Subject(s)
COVID-19/epidemiology , Contact Tracing , Privacy , Adult , Aged , COVID-19/prevention & control , Contact Tracing/legislation & jurisprudence , Contact Tracing/methods , Female , Humans , Male , Middle Aged , Mobile Applications , Physical Distancing , Privacy/legislation & jurisprudence , SARS-CoV-2/isolation & purification , Surveys and Questionnaires , United Kingdom/epidemiology
14.
J Med Internet Res ; 22(9): e23692, 2020 09 17.
Article in English | MEDLINE | ID: covidwho-749057

ABSTRACT

Cybersecurity threats are estimated to cost the world US $6 trillion a year by 2021, and the number of attacks has increased five-fold after COVID-19. Although there is substantial literature on the threats technological vulnerabilities have on the health care industry, less research exists on how pandemics like COVID-19 are opportunistic for cybercriminals. This paper outlines why cyberattacks have been particularly problematic during COVID-19 and ways that health care industries can better protect patient data. The Office for Civil Rights has loosened enforcement of the Health Insurance Portability and Accountability Act, which, although useful in using new platforms like Zoom, has also loosened physical and technical safeguards to cyberattacks. This is especially problematic given that 90% of health care providers had already encountered data breaches. Companies must implement well-defined software upgrade procedures, should use secure networks like virtual local area networks, and conduct regular penetration tests of their systems. By understanding factors that make individuals, health care organizations, and employers more susceptible to cyberattacks, we can better prepare for the next pandemic.


Subject(s)
Computer Security/statistics & numerical data , Coronavirus Infections/epidemiology , Delivery of Health Care , Pandemics , Pneumonia, Viral/epidemiology , Privacy/legislation & jurisprudence , COVID-19 , Electronic Health Records , Humans
20.
NASN Sch Nurse ; 35(4): 198-202, 2020 Jul.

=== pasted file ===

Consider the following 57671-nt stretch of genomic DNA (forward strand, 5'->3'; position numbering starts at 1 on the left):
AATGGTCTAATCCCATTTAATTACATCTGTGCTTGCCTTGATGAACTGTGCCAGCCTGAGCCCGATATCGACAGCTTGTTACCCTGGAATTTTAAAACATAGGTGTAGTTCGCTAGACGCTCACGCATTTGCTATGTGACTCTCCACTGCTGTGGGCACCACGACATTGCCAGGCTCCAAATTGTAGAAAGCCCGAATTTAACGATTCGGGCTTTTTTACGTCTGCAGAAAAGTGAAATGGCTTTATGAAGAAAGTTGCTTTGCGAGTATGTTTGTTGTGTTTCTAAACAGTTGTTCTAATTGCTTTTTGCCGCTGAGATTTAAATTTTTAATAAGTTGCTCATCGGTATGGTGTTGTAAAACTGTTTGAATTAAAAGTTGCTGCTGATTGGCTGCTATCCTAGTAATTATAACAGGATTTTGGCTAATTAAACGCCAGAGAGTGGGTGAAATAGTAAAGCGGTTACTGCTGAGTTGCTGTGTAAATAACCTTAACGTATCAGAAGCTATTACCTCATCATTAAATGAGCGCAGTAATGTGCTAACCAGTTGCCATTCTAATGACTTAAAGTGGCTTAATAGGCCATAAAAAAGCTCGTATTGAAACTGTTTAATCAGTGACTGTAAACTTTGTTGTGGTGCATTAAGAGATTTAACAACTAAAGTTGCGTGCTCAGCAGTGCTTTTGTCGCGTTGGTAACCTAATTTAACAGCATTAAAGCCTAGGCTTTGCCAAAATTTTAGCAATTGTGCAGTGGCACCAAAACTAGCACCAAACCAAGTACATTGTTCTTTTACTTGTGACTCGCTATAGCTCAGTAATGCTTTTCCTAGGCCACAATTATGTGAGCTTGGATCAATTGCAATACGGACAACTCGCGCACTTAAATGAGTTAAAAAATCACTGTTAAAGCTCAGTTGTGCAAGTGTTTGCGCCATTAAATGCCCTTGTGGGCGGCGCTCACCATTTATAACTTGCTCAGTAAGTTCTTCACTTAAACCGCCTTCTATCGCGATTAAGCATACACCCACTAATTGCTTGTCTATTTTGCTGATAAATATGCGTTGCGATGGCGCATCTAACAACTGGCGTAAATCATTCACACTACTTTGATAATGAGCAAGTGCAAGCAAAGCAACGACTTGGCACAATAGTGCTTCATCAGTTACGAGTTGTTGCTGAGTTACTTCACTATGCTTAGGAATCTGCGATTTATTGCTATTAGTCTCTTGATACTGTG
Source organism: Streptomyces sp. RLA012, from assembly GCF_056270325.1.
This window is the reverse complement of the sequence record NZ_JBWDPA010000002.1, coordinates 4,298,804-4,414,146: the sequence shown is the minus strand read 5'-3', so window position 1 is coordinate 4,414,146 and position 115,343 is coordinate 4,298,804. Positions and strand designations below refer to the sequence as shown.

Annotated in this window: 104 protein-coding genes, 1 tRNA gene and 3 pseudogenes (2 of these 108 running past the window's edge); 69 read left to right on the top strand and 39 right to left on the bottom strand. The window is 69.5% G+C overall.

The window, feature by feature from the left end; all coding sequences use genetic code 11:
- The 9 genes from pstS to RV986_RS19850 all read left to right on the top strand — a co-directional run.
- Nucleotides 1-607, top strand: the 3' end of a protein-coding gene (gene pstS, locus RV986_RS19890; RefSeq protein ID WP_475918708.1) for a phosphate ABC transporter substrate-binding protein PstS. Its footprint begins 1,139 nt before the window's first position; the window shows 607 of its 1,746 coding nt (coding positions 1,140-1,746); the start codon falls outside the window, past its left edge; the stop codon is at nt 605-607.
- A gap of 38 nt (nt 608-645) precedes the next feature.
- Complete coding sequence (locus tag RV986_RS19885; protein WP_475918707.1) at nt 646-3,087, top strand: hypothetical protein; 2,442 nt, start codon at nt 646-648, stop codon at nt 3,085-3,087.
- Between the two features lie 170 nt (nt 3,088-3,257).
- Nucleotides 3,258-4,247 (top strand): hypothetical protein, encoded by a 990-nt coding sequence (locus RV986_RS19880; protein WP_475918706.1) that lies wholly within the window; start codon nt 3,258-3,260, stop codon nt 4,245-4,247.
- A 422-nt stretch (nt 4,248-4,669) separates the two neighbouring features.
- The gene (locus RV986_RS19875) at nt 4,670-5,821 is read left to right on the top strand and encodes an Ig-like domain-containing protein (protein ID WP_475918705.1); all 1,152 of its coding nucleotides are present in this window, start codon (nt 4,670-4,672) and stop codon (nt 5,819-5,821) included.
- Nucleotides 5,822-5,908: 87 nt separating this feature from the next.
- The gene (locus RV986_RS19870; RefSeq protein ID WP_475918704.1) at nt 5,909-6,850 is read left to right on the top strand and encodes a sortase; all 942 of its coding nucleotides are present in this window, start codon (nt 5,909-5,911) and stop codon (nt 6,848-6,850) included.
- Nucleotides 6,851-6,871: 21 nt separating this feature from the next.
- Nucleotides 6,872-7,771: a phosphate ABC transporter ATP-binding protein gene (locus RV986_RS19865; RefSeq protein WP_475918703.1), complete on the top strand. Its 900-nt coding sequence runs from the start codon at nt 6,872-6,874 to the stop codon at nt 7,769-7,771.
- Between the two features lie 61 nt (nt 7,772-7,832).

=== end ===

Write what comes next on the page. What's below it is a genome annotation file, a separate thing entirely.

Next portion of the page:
Article in English | MEDLINE | ID: covidwho-273610

ABSTRACT

The Family Educational Rights and Privacy Act of 1974 is the federal law that protects the privacy of personally identifiable information from student education records and applies to all education entities that receive funding under any program administered by the U.S. Department of Education. The Health Insurance Portability and Accountability Act of 1996 is the federal law that establishes privacy requirements for patients' protected health information. Together these privacy laws establish rules that guide school nurses in the sharing of student information, even in times of public health emergencies. The U.S. Department of Education and the U.S. Department of Health and Human Services have issued special updates to privacy laws in response to the Novel Coronavirus Disease providing certain waivers of typical privacy requirements and direction to allow the sharing of information during this public health emergency. The purpose of this article is to briefly review the privacy laws as they relate to schools, as well as to provide an overview of the recent waivers to assist school nurses, school administrators, healthcare professionals, and public health agencies in protecting the health and safety of students during this current public health emergency.


Subject(s)
Betacoronavirus , Confidentiality/legislation & jurisprudence , Coronavirus Infections , Information Dissemination/legislation & jurisprudence , Pandemics , Pneumonia, Viral , Privacy/legislation & jurisprudence , School Nursing/legislation & jurisprudence , School Nursing/standards , COVID-19 , Emergencies , Guidelines as Topic , Humans , Public Health/legislation & jurisprudence , Public Health/standards , SARS-CoV-2 , United States